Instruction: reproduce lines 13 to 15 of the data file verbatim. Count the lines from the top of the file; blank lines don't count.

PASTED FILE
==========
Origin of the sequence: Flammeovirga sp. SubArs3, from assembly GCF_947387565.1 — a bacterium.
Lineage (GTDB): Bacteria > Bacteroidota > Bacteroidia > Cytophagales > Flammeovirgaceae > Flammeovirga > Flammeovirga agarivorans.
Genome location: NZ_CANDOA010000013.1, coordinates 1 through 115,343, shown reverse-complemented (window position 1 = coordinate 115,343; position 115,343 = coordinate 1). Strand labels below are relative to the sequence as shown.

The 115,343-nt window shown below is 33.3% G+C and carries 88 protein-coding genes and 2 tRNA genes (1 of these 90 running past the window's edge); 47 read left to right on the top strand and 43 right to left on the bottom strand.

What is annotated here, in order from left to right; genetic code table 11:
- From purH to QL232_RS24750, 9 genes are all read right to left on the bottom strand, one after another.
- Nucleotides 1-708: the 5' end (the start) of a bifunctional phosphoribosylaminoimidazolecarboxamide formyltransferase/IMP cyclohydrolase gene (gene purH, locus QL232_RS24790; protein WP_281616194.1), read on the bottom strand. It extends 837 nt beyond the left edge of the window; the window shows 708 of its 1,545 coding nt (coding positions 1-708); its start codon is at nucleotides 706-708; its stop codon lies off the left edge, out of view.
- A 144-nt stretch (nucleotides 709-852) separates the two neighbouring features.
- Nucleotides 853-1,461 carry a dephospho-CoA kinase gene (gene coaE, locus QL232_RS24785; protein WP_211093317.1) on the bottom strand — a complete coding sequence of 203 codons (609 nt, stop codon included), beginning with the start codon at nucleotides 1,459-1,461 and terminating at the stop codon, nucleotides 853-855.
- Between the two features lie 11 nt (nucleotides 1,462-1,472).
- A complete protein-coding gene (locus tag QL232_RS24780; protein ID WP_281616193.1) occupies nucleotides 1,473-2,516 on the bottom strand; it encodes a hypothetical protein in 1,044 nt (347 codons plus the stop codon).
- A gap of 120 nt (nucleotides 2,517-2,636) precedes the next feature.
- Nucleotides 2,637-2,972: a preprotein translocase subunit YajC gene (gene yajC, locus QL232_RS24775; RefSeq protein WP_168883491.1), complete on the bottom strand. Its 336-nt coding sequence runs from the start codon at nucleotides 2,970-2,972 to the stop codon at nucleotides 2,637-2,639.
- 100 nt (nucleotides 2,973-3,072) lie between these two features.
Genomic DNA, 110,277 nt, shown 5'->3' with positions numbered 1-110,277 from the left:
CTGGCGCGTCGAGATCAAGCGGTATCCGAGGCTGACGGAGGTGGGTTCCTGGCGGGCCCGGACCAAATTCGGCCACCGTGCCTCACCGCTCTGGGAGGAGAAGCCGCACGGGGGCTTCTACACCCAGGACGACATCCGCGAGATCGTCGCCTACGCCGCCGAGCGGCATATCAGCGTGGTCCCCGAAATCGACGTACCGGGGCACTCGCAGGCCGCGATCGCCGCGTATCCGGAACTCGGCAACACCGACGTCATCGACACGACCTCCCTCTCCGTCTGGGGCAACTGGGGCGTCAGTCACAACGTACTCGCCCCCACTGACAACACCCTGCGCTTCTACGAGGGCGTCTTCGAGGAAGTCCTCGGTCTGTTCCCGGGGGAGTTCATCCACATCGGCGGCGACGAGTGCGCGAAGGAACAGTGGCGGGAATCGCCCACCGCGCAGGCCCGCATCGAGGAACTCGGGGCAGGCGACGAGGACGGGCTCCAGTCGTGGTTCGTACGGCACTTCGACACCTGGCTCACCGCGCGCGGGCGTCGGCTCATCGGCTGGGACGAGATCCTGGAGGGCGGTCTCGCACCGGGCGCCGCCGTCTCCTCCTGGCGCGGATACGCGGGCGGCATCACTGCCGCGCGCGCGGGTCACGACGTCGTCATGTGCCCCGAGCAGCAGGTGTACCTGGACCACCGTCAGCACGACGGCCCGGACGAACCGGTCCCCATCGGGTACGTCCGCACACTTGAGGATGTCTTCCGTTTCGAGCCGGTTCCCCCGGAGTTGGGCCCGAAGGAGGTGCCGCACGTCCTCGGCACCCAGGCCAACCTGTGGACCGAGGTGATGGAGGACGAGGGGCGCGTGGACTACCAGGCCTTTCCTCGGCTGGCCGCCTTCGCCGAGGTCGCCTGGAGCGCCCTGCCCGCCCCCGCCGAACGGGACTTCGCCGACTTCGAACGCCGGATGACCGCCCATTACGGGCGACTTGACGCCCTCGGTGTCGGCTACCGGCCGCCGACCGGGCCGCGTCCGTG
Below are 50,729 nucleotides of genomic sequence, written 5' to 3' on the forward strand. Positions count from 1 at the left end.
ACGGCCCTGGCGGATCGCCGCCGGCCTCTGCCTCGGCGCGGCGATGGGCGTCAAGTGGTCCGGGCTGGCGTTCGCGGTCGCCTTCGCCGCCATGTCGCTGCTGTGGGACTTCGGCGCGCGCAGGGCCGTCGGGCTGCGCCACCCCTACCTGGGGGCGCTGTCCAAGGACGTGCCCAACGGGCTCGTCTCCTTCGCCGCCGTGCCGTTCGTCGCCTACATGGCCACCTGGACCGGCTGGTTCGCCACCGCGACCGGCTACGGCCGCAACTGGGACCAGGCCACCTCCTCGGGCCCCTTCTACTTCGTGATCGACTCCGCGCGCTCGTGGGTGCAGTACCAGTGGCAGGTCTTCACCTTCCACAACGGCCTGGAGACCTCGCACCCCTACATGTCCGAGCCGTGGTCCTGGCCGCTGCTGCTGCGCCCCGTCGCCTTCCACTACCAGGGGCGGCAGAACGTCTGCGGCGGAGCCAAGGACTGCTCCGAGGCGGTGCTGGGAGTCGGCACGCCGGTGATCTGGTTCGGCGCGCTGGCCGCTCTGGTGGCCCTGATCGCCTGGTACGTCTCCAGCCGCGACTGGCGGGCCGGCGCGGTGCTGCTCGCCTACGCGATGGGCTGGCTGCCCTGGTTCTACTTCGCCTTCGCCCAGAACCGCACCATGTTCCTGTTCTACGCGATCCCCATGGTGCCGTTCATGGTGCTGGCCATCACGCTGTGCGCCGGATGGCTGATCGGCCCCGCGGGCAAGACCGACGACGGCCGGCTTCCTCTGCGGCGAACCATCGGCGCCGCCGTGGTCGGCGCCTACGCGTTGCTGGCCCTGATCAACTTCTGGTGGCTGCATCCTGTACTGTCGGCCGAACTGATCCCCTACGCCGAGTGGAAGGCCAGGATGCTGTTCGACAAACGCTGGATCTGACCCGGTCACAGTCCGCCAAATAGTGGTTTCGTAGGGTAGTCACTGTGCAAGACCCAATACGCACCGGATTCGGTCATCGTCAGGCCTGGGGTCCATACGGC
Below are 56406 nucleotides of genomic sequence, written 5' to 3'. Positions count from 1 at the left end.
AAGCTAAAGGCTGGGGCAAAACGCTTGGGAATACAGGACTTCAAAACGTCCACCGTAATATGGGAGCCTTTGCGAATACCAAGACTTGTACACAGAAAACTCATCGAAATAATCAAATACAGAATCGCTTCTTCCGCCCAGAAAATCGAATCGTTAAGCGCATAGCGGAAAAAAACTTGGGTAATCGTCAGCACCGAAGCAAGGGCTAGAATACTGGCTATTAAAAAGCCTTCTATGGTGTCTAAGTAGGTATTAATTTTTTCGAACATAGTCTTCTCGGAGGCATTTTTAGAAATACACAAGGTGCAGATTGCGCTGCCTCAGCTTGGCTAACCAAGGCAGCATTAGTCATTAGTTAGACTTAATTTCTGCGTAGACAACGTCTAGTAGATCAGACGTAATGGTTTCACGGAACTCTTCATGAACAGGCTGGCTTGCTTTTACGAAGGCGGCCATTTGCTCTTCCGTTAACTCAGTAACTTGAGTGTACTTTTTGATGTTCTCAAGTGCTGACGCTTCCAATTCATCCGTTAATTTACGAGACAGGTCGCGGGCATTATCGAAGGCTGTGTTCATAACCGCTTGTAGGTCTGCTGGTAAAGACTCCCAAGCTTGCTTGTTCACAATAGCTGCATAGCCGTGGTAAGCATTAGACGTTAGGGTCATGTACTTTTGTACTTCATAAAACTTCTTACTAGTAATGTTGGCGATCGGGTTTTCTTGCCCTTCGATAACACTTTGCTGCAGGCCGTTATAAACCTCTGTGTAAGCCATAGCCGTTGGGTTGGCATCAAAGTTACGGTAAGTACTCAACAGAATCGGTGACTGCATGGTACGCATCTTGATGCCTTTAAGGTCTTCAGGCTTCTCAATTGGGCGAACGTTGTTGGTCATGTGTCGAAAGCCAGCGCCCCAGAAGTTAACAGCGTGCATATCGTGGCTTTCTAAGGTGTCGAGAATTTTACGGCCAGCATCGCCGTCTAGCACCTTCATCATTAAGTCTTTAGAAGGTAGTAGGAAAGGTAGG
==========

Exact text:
- Nucleotides 2,637-2,972: a preprotein translocase subunit YajC gene (gene yajC, locus QL232_RS24775; RefSeq protein WP_168883491.1), complete on the bottom strand. Its 336-nt coding sequence runs from the start codon at nucleotides 2,970-2,972 to the stop codon at nucleotides 2,637-2,639.
- 100 nt (nucleotides 2,973-3,072) lie between these two features.
Genomic DNA, 110,277 nt, shown 5'->3' with positions numbered 1-110,277 from the left: